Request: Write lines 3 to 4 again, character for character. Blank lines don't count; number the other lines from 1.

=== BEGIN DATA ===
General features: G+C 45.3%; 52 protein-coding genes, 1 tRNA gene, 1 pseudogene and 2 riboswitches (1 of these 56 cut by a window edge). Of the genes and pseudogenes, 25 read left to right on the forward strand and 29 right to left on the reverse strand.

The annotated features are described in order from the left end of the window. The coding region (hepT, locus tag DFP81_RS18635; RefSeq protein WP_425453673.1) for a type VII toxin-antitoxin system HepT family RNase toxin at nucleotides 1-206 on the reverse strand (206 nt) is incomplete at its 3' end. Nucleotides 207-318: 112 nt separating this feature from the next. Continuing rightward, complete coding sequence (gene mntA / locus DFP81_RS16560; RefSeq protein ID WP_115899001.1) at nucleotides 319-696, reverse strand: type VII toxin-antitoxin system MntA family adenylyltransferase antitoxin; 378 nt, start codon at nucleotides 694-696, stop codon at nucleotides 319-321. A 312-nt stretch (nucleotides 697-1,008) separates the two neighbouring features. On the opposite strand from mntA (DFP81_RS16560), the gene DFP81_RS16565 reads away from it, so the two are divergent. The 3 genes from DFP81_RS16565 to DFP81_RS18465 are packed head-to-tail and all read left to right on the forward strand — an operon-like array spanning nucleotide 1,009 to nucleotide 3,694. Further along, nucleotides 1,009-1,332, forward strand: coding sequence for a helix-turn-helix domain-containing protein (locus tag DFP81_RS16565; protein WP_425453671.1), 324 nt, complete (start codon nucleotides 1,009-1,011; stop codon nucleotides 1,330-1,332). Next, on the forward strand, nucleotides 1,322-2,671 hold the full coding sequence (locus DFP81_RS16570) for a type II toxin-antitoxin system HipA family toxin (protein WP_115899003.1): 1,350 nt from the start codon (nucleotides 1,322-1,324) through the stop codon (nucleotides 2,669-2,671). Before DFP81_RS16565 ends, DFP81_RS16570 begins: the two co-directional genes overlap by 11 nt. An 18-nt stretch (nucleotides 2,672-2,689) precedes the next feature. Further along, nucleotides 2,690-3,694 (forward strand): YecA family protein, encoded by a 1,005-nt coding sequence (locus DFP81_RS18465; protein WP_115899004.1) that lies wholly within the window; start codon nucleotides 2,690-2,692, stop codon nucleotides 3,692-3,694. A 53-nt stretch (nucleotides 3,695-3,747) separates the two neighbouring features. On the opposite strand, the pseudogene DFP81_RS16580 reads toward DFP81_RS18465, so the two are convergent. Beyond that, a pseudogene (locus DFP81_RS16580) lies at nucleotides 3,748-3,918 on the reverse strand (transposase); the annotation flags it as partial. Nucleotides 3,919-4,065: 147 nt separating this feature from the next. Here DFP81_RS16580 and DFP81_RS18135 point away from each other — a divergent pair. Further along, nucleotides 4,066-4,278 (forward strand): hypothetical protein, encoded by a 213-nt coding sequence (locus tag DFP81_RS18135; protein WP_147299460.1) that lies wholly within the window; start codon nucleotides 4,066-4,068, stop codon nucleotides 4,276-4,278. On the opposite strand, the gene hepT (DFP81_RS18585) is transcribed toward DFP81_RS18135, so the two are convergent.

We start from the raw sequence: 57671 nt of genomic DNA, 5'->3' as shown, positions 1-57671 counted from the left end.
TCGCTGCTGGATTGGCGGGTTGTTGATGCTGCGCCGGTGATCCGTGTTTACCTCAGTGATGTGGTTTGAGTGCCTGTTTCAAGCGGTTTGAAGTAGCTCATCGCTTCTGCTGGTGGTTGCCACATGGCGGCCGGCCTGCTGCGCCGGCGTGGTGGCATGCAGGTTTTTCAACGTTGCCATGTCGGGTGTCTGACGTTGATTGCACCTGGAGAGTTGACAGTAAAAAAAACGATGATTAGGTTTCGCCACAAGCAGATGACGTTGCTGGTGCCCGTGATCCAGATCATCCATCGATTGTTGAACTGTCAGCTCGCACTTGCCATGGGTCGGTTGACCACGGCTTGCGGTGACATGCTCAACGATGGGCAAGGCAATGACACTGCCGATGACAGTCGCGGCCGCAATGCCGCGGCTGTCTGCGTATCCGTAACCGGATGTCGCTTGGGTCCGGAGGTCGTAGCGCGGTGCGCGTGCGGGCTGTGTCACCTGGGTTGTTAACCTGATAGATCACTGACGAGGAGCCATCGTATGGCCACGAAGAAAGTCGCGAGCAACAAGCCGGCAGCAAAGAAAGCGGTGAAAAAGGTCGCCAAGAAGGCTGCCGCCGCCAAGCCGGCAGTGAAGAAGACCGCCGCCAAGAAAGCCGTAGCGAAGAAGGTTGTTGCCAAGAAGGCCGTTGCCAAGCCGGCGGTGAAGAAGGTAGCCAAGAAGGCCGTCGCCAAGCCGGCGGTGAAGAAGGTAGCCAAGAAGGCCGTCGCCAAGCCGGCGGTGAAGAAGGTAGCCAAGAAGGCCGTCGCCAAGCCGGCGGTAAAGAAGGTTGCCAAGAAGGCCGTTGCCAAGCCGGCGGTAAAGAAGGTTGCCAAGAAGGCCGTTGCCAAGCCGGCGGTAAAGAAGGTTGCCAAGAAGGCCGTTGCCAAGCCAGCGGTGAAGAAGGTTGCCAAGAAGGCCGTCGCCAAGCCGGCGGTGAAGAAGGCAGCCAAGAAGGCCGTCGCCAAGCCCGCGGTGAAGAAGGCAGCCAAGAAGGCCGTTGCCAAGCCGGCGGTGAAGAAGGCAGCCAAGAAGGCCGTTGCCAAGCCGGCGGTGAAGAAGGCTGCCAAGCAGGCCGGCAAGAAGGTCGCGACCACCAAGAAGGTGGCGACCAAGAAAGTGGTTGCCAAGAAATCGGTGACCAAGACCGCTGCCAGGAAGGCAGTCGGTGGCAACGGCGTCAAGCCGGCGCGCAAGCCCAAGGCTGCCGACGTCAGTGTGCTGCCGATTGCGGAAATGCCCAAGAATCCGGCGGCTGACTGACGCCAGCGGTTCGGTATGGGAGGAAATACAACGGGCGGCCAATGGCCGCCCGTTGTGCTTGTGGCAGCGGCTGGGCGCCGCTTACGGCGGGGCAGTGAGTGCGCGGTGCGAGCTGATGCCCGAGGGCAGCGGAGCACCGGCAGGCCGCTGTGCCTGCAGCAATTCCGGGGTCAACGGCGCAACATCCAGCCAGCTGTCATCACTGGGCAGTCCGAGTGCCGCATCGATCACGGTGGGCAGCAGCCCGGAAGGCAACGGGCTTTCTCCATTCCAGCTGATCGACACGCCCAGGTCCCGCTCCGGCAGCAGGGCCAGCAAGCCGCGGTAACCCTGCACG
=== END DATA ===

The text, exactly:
We start from the raw sequence: 57671 nt of genomic DNA, 5'->3' as shown, positions 1-57671 counted from the left end.
TCGCTGCTGGATTGGCGGGTTGTTGATGCTGCGCCGGTGATCCGTGTTTACCTCAGTGATGTGGTTTGAGTGCCTGTTTCAAGCGGTTTGAAGTAGCTCATCGCTTCTGCTGGTGGTTGCCACATGGCGGCCGGCCTGCTGCGCCGGCGTGGTGGCATGCAGGTTTTTCAACGTTGCCATGTCGGGTGTCTGACGTTGATTGCACCTGGAGAGTTGACAGTAAAAAAAACGATGATTAGGTTTCGCCACAAGCAGATGACGTTGCTGGTGCCCGTGATCCAGATCATCCATCGATTGTTGAACTGTCAGCTCGCACTTGCCATGGGTCGGTTGACCACGGCTTGCGGTGACATGCTCAACGATGGGCAAGGCAATGACACTGCCGATGACAGTCGCGGCCGCAATGCCGCGGCTGTCTGCGTATCCGTAACCGGATGTCGCTTGGGTCCGGAGGTCGTAGCGCGGTGCGCGTGCGGGCTGTGTCACCTGGGTTGTTAACCTGATAGATCACTGACGAGGAGCCATCGTATGGCCACGAAGAAAGTCGCGAGCAACAAGCCGGCAGCAAAGAAAGCGGTGAAAAAGGTCGCCAAGAAGGCTGCCGCCGCCAAGCCGGCAGTGAAGAAGACCGCCGCCAAGAAAGCCGTAGCGAAGAAGGTTGTTGCCAAGAAGGCCGTTGCCAAGCCGGCGGTGAAGAAGGTAGCCAAGAAGGCCGTCGCCAAGCCGGCGGTGAAGAAGGTAGCCAAGAAGGCCGTCGCCAAGCCGGCGGTGAAGAAGGTAGCCAAGAAGGCCGTCGCCAAGCCGGCGGTAAAGAAGGTTGCCAAGAAGGCCGTTGCCAAGCCGGCGGTAAAGAAGGTTGCCAAGAAGGCCGTTGCCAAGCCGGCGGTAAAGAAGGTTGCCAAGAAGGCCGTTGCCAAGCCAGCGGTGAAGAAGGTTGCCAAGAAGGCCGTCGCCAAGCCGGCGGTGAAGAAGGCAGCCAAGAAGGCCGTCGCCAAGCCCGCGGTGAAGAAGGCAGCCAAGAAGGCCGTTGCCAAGCCGGCGGTGAAGAAGGCAGCCAAGAAGGCCGTTGCCAAGCCGGCGGTGAAGAAGGCTGCCAAGCAGGCCGGCAAGAAGGTCGCGACCACCAAGAAGGTGGCGACCAAGAAAGTGGTTGCCAAGAAATCGGTGACCAAGACCGCTGCCAGGAAGGCAGTCGGTGGCAACGGCGTCAAGCCGGCGCGCAAGCCCAAGGCTGCCGACGTCAGTGTGCTGCCGATTGCGGAAATGCCCAAGAATCCGGCGGCTGACTGACGCCAGCGGTTCGGTATGGGAGGAAATACAACGGGCGGCCAATGGCCGCCCGTTGTGCTTGTGGCAGCGGCTGGGCGCCGCTTACGGCGGGGCAGTGAGTGCGCGGTGCGAGCTGATGCCCGAGGGCAGCGGAGCACCGGCAGGCCGCTGTGCCTGCAGCAATTCCGGGGTCAACGGCGCAACATCCAGCCAGCTGTCATCACTGGGCAGTCCGAGTGCCGCATCGATCACGGTGGGCAGCAGCCCGGAAGGCAACGGGCTTTCTCCATTCCAGCTGATCGACACGCCCAGGTCCCGCTCCGGCAGCAGGGCCAGCAAGCCGCGGTAACCCTGCACG